Equilibrium versus the Invisible Hand
AbstractTwentieth century equilibrium modeling depicts an end state toward which an economy tends, whereas the invisible hand, as Adam Smith depicted it, suggests an economy continually progressing as an increased division of labor is produced by growing markets. Thus, there is an inherent tension between the concepts of an equilibrium outcome versus the invisible hand process. The paper discusses different concepts of equilibrium, and relates entrepreneurship to the invisible hand. The paper concludes that the invisible hand concept provides a more fruitful framework for economic analysis than the twentieth century equilibrium framework. Copyright 1999 by Kluwer Academic Publishers
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Bibliographic InfoArticle provided by Springer in its journal Review of Austrian Economics.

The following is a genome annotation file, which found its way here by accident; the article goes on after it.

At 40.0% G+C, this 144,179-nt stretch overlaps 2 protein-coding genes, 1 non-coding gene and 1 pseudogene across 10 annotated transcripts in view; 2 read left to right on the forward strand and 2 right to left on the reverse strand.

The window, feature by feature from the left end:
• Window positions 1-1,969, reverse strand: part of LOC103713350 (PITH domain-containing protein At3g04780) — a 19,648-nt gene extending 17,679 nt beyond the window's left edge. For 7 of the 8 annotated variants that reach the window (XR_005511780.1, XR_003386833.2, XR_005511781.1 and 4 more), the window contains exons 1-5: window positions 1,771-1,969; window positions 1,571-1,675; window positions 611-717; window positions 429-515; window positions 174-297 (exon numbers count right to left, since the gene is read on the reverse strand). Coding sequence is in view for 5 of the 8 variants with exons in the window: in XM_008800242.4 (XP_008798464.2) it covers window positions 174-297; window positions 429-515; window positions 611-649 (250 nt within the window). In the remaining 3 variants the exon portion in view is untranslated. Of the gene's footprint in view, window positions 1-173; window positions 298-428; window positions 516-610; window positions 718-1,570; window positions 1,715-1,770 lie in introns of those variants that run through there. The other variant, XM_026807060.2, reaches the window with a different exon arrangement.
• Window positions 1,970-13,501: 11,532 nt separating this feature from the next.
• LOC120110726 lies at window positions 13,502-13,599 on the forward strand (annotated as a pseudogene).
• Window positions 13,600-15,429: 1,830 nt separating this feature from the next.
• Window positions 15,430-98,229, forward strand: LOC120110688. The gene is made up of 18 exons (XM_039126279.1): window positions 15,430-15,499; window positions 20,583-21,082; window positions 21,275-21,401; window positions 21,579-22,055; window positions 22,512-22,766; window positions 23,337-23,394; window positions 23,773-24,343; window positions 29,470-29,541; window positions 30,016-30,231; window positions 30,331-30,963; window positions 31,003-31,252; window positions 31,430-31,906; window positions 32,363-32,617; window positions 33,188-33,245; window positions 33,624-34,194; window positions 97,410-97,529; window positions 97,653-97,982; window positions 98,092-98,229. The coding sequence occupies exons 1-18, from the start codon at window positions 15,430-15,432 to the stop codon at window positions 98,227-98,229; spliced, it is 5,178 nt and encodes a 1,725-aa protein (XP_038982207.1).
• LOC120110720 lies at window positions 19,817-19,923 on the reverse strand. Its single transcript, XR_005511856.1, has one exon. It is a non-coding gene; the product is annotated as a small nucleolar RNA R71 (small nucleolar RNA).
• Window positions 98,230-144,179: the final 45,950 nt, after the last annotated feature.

Volume (Year): 12 (1999)
Issue (Month): 2 (November)
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Web page: http://www.springerlink.com/link.asp?id=100335
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- Israel Kirzner, 2009. "The alert and creative entrepreneur: a clarification," Small Business Economics, Springer, vol. 32(2), pages 145-152, February.
- Randall Holcombe, 2006. "Does the invisible hand hold or lead? Market adjustment in an entrepreneurial economy," The Review of Austrian Economics, Springer, vol. 19(2), pages 189-201, June.
- François Facchini, 2007.
"Entrepreneur et croissance économique : développements récents,"
Revue d'économie industrielle,
De Boeck Université, vol. 0(3), pages 3-3.
- Randall Holcombe, 2008. "Advancing economic analysis beyond the equilibrium framework," The Review of Austrian Economics, Springer, vol. 21(4), pages 225-249, December.
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